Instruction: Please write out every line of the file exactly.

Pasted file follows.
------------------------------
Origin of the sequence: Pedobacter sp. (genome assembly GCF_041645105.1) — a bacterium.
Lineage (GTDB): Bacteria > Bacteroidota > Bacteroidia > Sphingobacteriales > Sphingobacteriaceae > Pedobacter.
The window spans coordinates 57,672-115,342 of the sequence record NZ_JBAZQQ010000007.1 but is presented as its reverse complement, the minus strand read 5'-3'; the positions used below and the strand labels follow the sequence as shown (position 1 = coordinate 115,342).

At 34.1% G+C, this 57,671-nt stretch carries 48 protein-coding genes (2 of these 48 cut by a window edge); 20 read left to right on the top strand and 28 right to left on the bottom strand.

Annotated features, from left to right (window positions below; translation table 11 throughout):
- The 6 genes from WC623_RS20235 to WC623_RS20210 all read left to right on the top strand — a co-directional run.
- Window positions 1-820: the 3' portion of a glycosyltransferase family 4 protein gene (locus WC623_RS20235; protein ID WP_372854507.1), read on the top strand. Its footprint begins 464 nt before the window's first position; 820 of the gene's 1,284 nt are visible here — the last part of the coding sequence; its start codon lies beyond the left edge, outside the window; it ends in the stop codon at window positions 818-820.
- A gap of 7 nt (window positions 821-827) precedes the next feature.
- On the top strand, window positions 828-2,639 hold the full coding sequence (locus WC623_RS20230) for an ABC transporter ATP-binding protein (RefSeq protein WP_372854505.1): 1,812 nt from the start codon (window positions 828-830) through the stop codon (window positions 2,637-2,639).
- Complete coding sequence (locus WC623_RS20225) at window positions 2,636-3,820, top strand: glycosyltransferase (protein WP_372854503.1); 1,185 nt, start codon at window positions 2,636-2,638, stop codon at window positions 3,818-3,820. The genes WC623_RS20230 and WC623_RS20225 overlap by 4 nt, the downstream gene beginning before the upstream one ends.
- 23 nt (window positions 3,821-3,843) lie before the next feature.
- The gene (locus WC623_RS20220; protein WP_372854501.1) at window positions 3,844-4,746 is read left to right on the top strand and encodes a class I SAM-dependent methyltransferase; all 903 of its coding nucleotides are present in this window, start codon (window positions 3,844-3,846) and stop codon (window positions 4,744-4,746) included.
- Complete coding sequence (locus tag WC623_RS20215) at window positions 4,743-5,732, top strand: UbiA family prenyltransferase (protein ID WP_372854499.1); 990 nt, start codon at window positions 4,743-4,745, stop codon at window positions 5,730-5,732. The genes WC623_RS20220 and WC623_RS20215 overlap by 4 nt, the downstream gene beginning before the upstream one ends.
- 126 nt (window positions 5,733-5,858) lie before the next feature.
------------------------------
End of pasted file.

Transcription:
Origin of the sequence: Pedobacter sp. (genome assembly GCF_041645105.1) — a bacterium.
Lineage (GTDB): Bacteria > Bacteroidota > Bacteroidia > Sphingobacteriales > Sphingobacteriaceae > Pedobacter.
The window spans coordinates 57,672-115,342 of the sequence record NZ_JBAZQQ010000007.1 but is presented as its reverse complement, the minus strand read 5'-3'; the positions used below and the strand labels follow the sequence as shown (position 1 = coordinate 115,342).

At 34.1% G+C, this 57,671-nt stretch carries 48 protein-coding genes (2 of these 48 cut by a window edge); 20 read left to right on the top strand and 28 right to left on the bottom strand.

Annotated features, from left to right (window positions below; translation table 11 throughout):
- The 6 genes from WC623_RS20235 to WC623_RS20210 all read left to right on the top strand — a co-directional run.
- Window positions 1-820: the 3' portion of a glycosyltransferase family 4 protein gene (locus WC623_RS20235; protein ID WP_372854507.1), read on the top strand. Its footprint begins 464 nt before the window's first position; 820 of the gene's 1,284 nt are visible here — the last part of the coding sequence; its start codon lies beyond the left edge, outside the window; it ends in the stop codon at window positions 818-820.
- A gap of 7 nt (window positions 821-827) precedes the next feature.
- On the top strand, window positions 828-2,639 hold the full coding sequence (locus WC623_RS20230) for an ABC transporter ATP-binding protein (RefSeq protein WP_372854505.1): 1,812 nt from the start codon (window positions 828-830) through the stop codon (window positions 2,637-2,639).
- Complete coding sequence (locus WC623_RS20225) at window positions 2,636-3,820, top strand: glycosyltransferase (protein WP_372854503.1); 1,185 nt, start codon at window positions 2,636-2,638, stop codon at window positions 3,818-3,820. The genes WC623_RS20230 and WC623_RS20225 overlap by 4 nt, the downstream gene beginning before the upstream one ends.
- 23 nt (window positions 3,821-3,843) lie before the next feature.
- The gene (locus WC623_RS20220; protein WP_372854501.1) at window positions 3,844-4,746 is read left to right on the top strand and encodes a class I SAM-dependent methyltransferase; all 903 of its coding nucleotides are present in this window, start codon (window positions 3,844-3,846) and stop codon (window positions 4,744-4,746) included.
- Complete coding sequence (locus tag WC623_RS20215) at window positions 4,743-5,732, top strand: UbiA family prenyltransferase (protein ID WP_372854499.1); 990 nt, start codon at window positions 4,743-4,745, stop codon at window positions 5,730-5,732. The genes WC623_RS20220 and WC623_RS20215 overlap by 4 nt, the downstream gene beginning before the upstream one ends.
- 126 nt (window positions 5,733-5,858) lie before the next feature.